Microfluidics and biosensors to tackle antibiotic resistance

A little biosensor can analyze if there are antibiotics in your blood in 10 minutes. Developed by researchers from the University of Freiburg, the system could be used to develop a personalized course of antibiotics, but also to test food and water. The objective? Slow down the rise of multi-resistant bacteria.

Almost ready to join the fight against superbugs is an electrochemical biosensor platform, developed at the University of Freiburg, Germany. This device was able to test the presence of two common antibiotics, tetracycline and streptogramin, in small samples of human blood. The success of this proof-of-concept study is now published in the journal Analytical Chemistry.

The system is inspired by the biological mechanism of antibiotic resistance itself. It repurposed a sensor protein that enables resistant bacteria to recognize antibiotics and activate their defense mechanisms. The microfluidic chips can measure up to 8 different substances at the same time, have a shelf life of 3 months. The analysis itself that takes only 10 minutes.

Microfluidics Antibiotic yole

The most immediate application of these microfluidic chips is in the clinic, as a point-of-care test. The next step of research is to develop a method to determine how quickly the human body breaks down antibiotics, thus enabling the dosage to be adjusted to each patient. This personalized take on antibiotics not only improves the treatment, but also gives pathogens less ‘chances’ to become resistant. The devices could also be used in environmental and food safety testing, to analyse potential contaminations of food and water – a result of intensive use of antibiotics in agriculture.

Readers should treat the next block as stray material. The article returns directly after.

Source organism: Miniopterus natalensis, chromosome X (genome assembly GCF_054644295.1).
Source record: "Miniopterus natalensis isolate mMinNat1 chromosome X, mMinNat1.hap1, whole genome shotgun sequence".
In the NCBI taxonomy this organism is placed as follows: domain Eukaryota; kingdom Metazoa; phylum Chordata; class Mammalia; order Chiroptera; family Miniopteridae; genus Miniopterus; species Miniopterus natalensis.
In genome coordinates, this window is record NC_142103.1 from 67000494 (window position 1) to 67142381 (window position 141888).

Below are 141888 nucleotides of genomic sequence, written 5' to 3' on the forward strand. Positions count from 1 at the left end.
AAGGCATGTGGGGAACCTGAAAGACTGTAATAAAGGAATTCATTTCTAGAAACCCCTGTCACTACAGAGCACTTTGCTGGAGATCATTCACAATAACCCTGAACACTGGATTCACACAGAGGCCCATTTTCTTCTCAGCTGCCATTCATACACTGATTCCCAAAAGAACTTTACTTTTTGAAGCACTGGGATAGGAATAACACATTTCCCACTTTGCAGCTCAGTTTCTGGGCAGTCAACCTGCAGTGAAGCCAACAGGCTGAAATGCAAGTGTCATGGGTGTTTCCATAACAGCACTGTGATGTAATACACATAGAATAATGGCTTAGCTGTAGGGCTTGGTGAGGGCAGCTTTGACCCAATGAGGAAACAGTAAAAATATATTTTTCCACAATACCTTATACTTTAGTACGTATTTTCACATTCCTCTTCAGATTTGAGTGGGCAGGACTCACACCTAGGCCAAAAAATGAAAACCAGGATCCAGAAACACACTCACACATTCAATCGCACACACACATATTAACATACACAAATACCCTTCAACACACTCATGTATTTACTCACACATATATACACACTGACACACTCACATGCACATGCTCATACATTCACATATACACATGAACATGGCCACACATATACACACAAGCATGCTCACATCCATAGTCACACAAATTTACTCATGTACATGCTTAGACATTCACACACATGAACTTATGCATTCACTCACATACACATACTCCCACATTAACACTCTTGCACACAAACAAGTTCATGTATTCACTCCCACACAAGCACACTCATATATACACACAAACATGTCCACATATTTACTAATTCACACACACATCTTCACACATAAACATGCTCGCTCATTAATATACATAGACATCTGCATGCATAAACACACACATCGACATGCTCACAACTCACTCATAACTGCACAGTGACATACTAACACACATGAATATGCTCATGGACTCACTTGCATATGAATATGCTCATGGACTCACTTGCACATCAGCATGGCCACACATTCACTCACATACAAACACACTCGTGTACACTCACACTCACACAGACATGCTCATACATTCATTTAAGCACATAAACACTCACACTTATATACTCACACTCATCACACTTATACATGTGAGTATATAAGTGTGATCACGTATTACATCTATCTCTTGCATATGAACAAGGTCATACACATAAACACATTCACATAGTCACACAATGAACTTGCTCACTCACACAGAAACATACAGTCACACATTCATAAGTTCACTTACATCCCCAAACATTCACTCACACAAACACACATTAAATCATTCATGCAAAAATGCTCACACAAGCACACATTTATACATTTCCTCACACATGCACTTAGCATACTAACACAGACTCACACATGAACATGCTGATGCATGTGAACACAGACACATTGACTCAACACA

biosensor Antibiotic yole

Diagram of the microfluidic chip, with up to 8 assays that detect the presence of different substances and create an electrical signal.

Therefore, this chip could provide a simple way to monitor the presence of antibiotics in ourselves and the environment, tackling the root causes of the antibiotic resistance threat. It would certainly be a worthy addition to this Biotech fight, that goes from better diagnostics to novel antibiotics, some directly targeting resistance mechanisms, and more exotic solutions like bacteriophages and CRISPR.